It's not an entirely fair comparison, for Honda packed Accord with frills, such as a moon roof, that cost extra on Camry. But Toyota went for an aggressive price and is aiming its gas-and-electric hybrid at the heart of the market.
Toyota defined hybrids with Prius, a mandatory fashion accessory for those who need to flaunt their greenness. With Camry Hybrid, Toyota takes green mainstream-crucial if it's to reach a goal of selling 1 million hybrids a year worldwide by early next decade. To get there, Toyota says it "plans to halve the cost of hybrid powertrains as early as possible."
That's right out of the Toyota marketing playbook. Camry has been the nation's best-selling car for eight of the past nine years in part because of the automaker's relentless drive to deliver value. The gas-powered Camry LE has a lower price today than the same model it sold 10 years ago.
The company touted Camry Hybrid in a Super Bowl spot, but if Toyota does one thing better than almost anyone else it is to understand that marketing is about more than advertising.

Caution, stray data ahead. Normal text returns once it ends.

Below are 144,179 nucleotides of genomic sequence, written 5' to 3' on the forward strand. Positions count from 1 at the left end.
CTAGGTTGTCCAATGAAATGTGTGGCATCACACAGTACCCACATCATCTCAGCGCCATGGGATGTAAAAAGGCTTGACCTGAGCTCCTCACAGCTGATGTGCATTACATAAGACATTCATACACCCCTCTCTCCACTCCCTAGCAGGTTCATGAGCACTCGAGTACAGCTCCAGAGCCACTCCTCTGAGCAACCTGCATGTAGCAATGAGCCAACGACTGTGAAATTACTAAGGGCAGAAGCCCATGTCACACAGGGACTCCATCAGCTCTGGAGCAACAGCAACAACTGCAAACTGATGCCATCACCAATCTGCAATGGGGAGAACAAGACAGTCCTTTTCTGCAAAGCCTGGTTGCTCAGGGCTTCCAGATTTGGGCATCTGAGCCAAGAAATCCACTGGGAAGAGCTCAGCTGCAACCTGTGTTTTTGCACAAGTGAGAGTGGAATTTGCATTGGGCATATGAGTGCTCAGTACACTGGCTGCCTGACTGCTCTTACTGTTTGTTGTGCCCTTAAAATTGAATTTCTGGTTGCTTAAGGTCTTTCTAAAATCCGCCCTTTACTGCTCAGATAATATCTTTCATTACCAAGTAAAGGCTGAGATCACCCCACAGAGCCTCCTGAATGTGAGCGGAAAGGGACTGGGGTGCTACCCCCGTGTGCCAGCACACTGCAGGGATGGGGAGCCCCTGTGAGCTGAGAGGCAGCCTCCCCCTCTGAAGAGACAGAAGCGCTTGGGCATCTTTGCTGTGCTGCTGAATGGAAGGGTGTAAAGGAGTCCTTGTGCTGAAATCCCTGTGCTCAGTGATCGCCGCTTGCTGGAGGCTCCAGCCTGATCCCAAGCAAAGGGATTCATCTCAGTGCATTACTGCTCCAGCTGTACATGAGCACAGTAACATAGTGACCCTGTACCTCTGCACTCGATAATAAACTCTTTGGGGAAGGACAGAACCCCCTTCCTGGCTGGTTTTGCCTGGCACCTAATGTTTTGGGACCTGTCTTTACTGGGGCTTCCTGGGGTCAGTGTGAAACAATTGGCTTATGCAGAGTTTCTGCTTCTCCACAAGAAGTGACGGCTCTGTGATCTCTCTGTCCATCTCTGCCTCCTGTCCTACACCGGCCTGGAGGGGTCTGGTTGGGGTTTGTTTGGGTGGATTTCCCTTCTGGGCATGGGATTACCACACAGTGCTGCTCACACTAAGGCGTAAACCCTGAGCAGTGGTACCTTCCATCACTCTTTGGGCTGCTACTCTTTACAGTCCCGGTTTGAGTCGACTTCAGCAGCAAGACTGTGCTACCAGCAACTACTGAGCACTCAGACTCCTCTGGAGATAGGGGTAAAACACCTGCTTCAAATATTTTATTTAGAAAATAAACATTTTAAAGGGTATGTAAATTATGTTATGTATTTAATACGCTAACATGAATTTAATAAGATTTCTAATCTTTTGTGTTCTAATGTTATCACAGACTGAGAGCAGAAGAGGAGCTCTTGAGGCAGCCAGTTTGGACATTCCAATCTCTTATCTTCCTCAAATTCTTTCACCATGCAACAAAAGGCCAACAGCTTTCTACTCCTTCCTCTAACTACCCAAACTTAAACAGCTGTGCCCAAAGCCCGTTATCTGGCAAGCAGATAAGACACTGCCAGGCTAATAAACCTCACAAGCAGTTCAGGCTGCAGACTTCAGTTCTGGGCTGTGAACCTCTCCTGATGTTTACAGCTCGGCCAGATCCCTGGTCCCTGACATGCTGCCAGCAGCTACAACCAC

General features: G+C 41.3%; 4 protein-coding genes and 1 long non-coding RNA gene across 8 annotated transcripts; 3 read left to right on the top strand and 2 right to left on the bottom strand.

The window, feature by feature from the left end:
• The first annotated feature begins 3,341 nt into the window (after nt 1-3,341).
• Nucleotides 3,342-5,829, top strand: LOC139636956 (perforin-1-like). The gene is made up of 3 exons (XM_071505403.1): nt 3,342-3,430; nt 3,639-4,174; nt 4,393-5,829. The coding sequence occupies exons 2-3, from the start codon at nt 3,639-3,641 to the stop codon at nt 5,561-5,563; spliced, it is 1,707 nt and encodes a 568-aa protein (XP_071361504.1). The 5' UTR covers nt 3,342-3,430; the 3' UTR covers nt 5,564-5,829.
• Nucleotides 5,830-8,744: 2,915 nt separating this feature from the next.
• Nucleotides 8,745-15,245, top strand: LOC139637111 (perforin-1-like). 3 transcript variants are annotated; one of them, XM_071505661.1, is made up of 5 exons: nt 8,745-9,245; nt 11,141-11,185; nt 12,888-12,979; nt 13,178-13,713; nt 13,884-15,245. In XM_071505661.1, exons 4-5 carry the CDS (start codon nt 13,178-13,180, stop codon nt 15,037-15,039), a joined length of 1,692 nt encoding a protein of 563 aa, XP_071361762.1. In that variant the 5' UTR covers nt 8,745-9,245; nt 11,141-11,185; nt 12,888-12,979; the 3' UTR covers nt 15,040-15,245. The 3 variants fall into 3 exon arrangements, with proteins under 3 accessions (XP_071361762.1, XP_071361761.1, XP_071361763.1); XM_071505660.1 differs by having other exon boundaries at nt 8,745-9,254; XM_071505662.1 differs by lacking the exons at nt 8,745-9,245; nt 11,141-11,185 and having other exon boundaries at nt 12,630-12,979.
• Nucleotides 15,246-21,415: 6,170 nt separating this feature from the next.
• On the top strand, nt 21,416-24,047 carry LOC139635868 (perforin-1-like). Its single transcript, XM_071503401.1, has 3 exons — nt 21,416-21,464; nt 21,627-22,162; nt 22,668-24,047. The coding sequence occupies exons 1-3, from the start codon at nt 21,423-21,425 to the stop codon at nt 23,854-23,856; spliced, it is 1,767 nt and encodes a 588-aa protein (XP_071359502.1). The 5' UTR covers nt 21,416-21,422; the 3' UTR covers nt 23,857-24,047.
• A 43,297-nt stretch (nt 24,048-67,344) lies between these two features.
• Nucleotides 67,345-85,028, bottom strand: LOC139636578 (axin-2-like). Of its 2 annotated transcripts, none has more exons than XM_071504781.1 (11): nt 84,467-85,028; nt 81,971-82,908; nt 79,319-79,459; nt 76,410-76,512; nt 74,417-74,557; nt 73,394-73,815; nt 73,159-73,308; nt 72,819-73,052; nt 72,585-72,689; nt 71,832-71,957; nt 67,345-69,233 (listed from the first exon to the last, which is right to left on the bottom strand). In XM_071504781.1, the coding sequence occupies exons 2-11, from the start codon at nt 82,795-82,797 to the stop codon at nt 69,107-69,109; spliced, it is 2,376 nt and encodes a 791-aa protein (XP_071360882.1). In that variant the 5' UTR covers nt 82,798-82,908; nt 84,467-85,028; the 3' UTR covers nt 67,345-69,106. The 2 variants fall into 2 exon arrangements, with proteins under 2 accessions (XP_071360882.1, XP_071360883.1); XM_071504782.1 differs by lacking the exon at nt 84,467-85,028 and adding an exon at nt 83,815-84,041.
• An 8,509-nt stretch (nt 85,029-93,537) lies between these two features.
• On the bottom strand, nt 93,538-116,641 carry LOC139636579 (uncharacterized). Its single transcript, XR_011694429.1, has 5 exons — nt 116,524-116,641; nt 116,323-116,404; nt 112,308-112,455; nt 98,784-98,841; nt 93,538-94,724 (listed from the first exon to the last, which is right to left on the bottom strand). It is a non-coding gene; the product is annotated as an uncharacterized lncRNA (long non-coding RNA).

Toyotas sell because the company has promoted-and consistently delivered-a product that works. It's had 10 consecutive years of record U.S. sales; it's winning while Detroit loses. Toyota has a positive story to tell about hybrids, and it will be pumping these cars out of a factory in Kentucky.
Toyota built its reputation on one word-quality. There are troubling signs: In 2005, Toyota sold 2.3 million cars and trucks in the U.S.-and recalled 2.2 million vehicles (many built years ago) to fix problems. As Toyota guns for growth, the difference between quality scores of Toyota and rivals is shrinking.
Toyota will have no problem selling its supply of Camry Hybrids. The question is whether it can deliver the quality and satisfaction that Camry buyers expect. Based on history, rivals won't want to know the answer.